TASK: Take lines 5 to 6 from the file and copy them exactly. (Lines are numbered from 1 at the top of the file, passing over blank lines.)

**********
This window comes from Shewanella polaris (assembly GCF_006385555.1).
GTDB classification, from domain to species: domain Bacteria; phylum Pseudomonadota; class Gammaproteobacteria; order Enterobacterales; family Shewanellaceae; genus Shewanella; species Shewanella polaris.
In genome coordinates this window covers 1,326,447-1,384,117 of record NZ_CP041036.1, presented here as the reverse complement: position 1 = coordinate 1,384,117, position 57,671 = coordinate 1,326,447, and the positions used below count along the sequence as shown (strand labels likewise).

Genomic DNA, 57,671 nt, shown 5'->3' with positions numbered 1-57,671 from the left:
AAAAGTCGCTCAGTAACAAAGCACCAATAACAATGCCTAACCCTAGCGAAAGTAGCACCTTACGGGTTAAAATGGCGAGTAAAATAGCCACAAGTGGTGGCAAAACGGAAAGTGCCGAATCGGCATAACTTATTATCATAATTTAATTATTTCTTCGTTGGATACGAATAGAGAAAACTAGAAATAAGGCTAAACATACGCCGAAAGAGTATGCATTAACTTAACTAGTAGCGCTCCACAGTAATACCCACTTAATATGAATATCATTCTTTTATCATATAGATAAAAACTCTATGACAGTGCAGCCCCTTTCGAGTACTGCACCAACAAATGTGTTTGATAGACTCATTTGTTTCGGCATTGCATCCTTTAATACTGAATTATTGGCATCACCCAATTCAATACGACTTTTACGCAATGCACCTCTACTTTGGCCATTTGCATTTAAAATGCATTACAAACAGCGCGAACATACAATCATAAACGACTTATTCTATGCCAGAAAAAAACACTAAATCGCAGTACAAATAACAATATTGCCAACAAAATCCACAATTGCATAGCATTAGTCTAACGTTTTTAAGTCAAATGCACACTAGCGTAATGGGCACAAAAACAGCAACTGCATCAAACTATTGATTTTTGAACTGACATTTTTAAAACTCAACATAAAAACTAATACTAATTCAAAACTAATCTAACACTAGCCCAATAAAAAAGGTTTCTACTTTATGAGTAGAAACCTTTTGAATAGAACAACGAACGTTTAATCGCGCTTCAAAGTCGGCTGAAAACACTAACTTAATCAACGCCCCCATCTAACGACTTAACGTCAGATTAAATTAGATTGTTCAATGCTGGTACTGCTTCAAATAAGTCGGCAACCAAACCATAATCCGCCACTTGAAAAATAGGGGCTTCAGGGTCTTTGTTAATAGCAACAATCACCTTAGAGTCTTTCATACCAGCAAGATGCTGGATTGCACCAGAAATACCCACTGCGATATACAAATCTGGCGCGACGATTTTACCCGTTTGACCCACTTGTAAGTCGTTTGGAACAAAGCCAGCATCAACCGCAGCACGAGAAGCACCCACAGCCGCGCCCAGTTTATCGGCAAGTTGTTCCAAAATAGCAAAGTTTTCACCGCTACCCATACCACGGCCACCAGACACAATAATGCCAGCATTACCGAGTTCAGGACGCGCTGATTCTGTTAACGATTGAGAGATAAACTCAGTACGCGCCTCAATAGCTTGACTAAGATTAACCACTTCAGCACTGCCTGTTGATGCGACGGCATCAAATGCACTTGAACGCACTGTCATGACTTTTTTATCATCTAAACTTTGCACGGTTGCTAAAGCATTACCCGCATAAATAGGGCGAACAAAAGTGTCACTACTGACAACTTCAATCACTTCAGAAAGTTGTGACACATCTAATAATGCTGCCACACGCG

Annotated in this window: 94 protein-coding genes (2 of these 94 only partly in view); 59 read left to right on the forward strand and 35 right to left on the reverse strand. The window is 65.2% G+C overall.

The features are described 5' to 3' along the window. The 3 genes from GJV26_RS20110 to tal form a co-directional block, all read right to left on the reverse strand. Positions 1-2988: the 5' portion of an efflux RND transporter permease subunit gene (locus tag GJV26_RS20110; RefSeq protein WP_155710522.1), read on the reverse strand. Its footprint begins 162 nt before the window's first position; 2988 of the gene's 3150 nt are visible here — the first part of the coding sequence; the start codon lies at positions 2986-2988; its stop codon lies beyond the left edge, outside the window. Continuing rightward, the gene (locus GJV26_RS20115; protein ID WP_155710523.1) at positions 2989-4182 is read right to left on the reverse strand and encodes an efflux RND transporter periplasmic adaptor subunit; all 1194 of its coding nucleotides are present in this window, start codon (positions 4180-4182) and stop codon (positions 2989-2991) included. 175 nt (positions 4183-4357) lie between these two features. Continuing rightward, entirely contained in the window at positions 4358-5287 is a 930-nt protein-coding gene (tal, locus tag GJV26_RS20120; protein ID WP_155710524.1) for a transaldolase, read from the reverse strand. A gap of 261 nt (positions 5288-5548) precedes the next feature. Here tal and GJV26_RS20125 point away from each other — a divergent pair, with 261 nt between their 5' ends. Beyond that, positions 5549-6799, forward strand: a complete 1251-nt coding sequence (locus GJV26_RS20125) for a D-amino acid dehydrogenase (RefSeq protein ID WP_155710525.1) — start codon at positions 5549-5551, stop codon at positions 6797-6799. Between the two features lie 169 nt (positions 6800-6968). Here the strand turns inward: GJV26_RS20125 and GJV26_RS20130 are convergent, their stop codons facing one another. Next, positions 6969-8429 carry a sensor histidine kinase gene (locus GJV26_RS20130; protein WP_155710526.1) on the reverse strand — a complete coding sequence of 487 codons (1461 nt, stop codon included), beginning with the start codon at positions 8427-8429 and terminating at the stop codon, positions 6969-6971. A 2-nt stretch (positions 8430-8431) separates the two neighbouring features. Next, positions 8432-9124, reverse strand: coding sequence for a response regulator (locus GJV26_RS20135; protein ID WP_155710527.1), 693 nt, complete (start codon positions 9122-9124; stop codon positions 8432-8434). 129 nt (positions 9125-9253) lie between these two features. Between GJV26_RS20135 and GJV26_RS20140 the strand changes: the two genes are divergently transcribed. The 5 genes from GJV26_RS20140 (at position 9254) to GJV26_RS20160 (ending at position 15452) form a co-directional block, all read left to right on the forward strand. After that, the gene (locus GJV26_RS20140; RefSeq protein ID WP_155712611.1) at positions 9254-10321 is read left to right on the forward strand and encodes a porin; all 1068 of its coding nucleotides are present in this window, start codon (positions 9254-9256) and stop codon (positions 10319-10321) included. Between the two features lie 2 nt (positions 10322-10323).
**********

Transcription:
AAAAGTCGCTCAGTAACAAAGCACCAATAACAATGCCTAACCCTAGCGAAAGTAGCACCTTACGGGTTAAAATGGCGAGTAAAATAGCCACAAGTGGTGGCAAAACGGAAAGTGCCGAATCGGCATAACTTATTATCATAATTTAATTATTTCTTCGTTGGATACGAATAGAGAAAACTAGAAATAAGGCTAAACATACGCCGAAAGAGTATGCATTAACTTAACTAGTAGCGCTCCACAGTAATACCCACTTAATATGAATATCATTCTTTTATCATATAGATAAAAACTCTATGACAGTGCAGCCCCTTTCGAGTACTGCACCAACAAATGTGTTTGATAGACTCATTTGTTTCGGCATTGCATCCTTTAATACTGAATTATTGGCATCACCCAATTCAATACGACTTTTACGCAATGCACCTCTACTTTGGCCATTTGCATTTAAAATGCATTACAAACAGCGCGAACATACAATCATAAACGACTTATTCTATGCCAGAAAAAAACACTAAATCGCAGTACAAATAACAATATTGCCAACAAAATCCACAATTGCATAGCATTAGTCTAACGTTTTTAAGTCAAATGCACACTAGCGTAATGGGCACAAAAACAGCAACTGCATCAAACTATTGATTTTTGAACTGACATTTTTAAAACTCAACATAAAAACTAATACTAATTCAAAACTAATCTAACACTAGCCCAATAAAAAAGGTTTCTACTTTATGAGTAGAAACCTTTTGAATAGAACAACGAACGTTTAATCGCGCTTCAAAGTCGGCTGAAAACACTAACTTAATCAACGCCCCCATCTAACGACTTAACGTCAGATTAAATTAGATTGTTCAATGCTGGTACTGCTTCAAATAAGTCGGCAACCAAACCATAATCCGCCACTTGAAAAATAGGGGCTTCAGGGTCTTTGTTAATAGCAACAATCACCTTAGAGTCTTTCATACCAGCAAGATGCTGGATTGCACCAGAAATACCCACTGCGATATACAAATCTGGCGCGACGATTTTACCCGTTTGACCCACTTGTAAGTCGTTTGGAACAAAGCCAGCATCAACCGCAGCACGAGAAGCACCCACAGCCGCGCCCAGTTTATCGGCAAGTTGTTCCAAAATAGCAAAGTTTTCACCGCTACCCATACCACGGCCACCAGACACAATAATGCCAGCATTACCGAGTTCAGGACGCGCTGATTCTGTTAACGATTGAGAGATAAACTCAGTACGCGCCTCAATAGCTTGACTAAGATTAACCACTTCAGCACTGCCTGTTGATGCGACGGCATCAAATGCACTTGAACGCACTGTCATGACTTTTTTATCATCTAAACTTTGCACGGTTGCTAAAGCATTACCCGCATAAATAGGGCGAACAAAAGTGTCACTACTGACAACTTCAATCACTTCAGAAAGTTGTGACACATCTAATAATGCTGCCACACGCG

Annotated in this window: 94 protein-coding genes (2 of these 94 only partly in view); 59 read left to right on the forward strand and 35 right to left on the reverse strand. The window is 65.2% G+C overall.